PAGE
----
Italian researchers observed that rates of KS had surged by 10-20 times during the decade and a half coinciding with the largest use of thimerosal in vaccines routinely given to infants by 6 months of age.
Could mercury be playing a role?
Another vaccine-related factor that could be contributing to some of what gets labeled as KD or KS is mercury. In a letter to the editor of Immunologic Research, published in 2016, Italian researchers observed that rates of KS had surged by 10-20 times during the decade and a half “coinciding with the largest use of thimerosal” in vaccines “routinely given to infants by 6 months of age.” According to the authors, about a fifth of reported cases “manifested KS symptoms the same day of vaccination, which raised the suspicion that even single doses of thimerosal-containing vaccines might exert immunoexcitotoxic mechanisms in children.”
In addition to the mercury in vaccines, the Italian authors directed readers’ attention to the association between environmental mercury pollution and KD, as well as the concordance between KD symptoms and the presentation of acrodynia, a now-forgotten childhood condition associated with chronic poisoning from mercury-containing teething powders. A summary of acrodynia (AD) in a 2008 publication illustrates the conspicuous overlap with KD:
The onset of AD is characterized by high fever lasting more than 5 days; a varying rash such as erythematous plaques, or appearing as measles or scarlet fever; swollen lymph nodes, particularly in the neck; bright red, swollen hands and feet; red, irritated eyes without discharge; bright red, irritated mouth, lips, and throat. Neurological, cutaneous, and cardiovascular symptoms are most commonly seen. However, the disease is highly variable; cutaneous symptoms may be mild or lacking while neurological symptoms always seem to be present. It was explained as an infection or nutritional deficiency and it occurred mostly in the teething period.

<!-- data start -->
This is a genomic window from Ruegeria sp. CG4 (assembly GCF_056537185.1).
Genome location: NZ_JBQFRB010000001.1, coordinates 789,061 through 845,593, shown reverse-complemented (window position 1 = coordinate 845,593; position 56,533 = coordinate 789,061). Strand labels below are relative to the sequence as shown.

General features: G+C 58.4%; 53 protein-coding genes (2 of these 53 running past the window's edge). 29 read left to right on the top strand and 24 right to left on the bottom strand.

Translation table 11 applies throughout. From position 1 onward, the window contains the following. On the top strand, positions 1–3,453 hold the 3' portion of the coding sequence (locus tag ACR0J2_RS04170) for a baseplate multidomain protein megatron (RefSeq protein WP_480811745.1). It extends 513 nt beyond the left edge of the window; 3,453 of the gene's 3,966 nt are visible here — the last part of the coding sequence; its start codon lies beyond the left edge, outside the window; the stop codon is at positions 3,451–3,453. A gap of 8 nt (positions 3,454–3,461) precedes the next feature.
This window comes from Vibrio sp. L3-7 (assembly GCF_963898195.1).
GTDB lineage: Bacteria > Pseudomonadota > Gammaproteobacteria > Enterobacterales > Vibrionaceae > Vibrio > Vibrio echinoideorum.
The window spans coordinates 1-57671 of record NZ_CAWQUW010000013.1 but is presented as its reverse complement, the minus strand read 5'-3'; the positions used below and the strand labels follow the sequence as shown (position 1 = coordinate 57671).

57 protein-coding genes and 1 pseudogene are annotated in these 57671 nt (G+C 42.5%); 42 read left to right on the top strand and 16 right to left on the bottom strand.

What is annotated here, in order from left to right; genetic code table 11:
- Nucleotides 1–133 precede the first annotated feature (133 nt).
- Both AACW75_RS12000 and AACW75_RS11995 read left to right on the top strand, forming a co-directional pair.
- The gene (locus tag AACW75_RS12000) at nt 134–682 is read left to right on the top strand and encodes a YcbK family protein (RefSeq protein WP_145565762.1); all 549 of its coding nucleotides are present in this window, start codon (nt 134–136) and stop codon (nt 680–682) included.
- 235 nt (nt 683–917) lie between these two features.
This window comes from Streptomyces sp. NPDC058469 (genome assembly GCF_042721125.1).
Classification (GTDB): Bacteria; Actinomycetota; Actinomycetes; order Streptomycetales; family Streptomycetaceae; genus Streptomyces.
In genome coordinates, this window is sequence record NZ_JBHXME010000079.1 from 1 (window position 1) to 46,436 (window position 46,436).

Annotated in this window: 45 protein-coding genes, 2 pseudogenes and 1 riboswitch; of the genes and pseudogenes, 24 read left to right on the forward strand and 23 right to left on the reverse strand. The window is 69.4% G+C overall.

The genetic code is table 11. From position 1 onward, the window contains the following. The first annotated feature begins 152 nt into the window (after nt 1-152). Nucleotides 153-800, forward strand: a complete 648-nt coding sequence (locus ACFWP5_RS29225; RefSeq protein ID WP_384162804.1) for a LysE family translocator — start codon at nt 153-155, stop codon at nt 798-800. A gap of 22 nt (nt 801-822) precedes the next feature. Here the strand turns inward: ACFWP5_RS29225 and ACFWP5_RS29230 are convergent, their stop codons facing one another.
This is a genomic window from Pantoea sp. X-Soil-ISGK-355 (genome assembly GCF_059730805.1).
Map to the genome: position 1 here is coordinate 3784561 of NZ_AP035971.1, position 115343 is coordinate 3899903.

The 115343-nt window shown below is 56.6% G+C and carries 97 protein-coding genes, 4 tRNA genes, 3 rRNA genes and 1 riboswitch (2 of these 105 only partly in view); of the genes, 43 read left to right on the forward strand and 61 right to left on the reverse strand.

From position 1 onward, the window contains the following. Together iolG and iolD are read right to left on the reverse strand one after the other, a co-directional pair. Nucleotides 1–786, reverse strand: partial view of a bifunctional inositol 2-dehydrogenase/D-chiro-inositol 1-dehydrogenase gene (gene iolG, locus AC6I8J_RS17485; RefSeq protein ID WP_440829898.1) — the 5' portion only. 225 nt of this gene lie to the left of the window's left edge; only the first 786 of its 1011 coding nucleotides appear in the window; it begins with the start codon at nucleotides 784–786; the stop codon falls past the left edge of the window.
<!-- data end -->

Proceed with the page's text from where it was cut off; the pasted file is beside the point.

Other researchers agree that it is reasonable to view KS as an “acute febrile form of acrodynia.” Addressing the question of why only a small subset of the children exposed to thimerosal or other forms of mercury goes on to develop KS, these researchers (writing in 2012) identified a genetic variation (or “single nucleotide polymorphism”) that makes some children “more susceptible to thimerosal-induced autoimmunity and coronary arterial lesions observed in KS.”Seeking to situate what is happening in a broader context, another doctor reminds us that 12 to 15 cases of KD were occurring daily well before COVID-19; he asks whether COVID-19 may simply offer a convenient diagnostic basket in which to put the otherwise poorly understood disease.